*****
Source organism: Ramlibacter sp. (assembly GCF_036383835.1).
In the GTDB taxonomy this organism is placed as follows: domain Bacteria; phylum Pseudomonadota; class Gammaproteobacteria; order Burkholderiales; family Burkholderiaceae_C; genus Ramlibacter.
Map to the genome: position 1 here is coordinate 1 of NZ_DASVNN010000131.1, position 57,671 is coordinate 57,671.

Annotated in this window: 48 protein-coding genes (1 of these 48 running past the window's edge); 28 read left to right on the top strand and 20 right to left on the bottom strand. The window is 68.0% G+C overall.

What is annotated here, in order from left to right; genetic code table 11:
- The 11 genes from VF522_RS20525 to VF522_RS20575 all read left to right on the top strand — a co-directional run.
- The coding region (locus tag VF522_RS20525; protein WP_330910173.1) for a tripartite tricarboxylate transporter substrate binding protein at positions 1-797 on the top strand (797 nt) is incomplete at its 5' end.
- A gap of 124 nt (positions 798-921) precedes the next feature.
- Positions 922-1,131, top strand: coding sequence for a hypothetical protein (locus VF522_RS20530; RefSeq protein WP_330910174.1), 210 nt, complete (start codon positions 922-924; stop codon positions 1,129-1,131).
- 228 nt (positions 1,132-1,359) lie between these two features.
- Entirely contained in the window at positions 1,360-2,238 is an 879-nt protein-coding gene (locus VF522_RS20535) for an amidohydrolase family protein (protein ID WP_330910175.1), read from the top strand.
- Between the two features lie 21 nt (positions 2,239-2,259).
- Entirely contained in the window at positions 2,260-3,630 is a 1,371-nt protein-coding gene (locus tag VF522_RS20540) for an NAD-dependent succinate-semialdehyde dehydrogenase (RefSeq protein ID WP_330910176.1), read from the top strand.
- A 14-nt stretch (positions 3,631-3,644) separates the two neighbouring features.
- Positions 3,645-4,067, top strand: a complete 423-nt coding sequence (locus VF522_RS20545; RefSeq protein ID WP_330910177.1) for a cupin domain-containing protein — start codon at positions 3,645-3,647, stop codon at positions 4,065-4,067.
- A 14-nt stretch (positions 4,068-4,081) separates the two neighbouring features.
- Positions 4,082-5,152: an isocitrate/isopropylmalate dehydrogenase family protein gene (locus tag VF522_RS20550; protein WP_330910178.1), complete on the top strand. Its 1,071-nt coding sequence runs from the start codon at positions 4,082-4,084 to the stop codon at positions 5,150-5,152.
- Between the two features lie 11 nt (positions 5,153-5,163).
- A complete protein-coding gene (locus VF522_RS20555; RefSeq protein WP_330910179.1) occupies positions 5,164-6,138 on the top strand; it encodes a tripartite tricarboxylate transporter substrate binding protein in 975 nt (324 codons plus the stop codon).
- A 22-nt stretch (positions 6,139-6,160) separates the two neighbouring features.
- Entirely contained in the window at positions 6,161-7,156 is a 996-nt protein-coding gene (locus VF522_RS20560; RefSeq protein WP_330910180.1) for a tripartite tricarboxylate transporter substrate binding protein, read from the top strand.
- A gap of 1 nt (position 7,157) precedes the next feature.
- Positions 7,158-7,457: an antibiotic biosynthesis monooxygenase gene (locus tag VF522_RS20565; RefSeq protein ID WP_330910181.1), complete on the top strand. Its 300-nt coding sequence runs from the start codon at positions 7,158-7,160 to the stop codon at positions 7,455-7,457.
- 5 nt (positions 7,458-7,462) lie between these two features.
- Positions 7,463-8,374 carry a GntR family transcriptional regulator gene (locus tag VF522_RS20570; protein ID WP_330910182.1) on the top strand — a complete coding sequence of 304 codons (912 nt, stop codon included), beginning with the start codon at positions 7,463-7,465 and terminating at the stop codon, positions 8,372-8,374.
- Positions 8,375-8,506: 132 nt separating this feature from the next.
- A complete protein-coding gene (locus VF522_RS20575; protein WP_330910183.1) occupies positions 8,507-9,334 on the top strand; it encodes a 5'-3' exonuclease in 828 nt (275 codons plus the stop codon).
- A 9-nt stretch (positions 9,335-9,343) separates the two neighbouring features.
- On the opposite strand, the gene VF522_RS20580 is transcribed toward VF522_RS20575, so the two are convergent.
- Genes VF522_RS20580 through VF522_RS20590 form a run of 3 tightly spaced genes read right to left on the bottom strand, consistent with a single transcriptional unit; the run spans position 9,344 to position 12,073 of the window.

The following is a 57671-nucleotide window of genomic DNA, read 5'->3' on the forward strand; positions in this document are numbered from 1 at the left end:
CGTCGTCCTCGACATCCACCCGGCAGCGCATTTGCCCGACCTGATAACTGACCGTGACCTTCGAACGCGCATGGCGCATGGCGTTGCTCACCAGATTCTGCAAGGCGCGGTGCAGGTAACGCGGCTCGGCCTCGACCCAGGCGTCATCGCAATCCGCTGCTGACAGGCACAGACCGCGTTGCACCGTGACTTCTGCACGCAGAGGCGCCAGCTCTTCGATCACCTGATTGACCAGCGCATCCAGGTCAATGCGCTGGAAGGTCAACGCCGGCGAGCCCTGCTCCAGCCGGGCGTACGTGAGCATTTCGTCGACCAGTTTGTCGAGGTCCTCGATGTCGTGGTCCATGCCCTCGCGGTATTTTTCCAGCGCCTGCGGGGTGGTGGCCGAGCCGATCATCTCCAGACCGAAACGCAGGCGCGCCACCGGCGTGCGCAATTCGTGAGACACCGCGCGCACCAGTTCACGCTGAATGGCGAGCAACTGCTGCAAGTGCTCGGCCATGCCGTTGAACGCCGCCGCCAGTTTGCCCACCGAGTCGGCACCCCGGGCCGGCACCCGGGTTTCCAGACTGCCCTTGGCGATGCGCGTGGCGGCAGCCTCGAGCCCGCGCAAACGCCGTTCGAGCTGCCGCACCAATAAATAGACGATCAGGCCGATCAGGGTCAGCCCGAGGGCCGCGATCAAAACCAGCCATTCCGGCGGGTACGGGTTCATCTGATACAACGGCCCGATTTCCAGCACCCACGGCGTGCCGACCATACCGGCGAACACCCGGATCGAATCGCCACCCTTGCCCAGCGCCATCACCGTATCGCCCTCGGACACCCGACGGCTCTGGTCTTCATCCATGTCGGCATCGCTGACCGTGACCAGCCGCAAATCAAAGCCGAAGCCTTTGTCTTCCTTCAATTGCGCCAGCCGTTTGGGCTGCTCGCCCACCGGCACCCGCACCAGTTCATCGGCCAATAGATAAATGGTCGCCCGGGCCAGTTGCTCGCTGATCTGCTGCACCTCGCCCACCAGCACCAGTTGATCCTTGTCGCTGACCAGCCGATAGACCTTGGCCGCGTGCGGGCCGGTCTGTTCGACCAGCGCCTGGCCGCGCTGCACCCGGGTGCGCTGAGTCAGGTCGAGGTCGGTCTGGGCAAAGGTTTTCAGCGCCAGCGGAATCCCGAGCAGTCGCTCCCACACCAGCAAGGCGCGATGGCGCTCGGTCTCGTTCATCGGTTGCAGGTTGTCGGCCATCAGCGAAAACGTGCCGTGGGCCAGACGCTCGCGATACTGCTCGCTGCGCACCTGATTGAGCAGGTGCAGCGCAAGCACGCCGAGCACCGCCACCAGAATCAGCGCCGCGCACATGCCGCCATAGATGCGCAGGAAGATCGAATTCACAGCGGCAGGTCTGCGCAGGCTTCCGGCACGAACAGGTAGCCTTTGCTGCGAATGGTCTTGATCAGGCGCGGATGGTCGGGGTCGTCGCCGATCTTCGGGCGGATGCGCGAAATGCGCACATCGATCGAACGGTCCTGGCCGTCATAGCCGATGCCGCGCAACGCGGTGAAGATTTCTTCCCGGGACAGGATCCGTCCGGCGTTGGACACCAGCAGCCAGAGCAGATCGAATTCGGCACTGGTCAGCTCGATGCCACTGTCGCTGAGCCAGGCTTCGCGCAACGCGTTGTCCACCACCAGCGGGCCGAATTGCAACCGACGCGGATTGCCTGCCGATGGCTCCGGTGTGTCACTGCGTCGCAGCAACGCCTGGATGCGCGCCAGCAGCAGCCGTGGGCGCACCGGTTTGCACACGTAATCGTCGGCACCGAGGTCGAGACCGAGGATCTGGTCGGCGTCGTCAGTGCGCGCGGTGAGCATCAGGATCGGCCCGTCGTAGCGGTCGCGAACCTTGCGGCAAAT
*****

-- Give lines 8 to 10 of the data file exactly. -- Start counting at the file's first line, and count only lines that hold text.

- A gap of 124 nt (positions 798-921) precedes the next feature.
- Positions 922-1,131, top strand: coding sequence for a hypothetical protein (locus VF522_RS20530; RefSeq protein WP_330910174.1), 210 nt, complete (start codon positions 922-924; stop codon positions 1,129-1,131).
- 228 nt (positions 1,132-1,359) lie between these two features.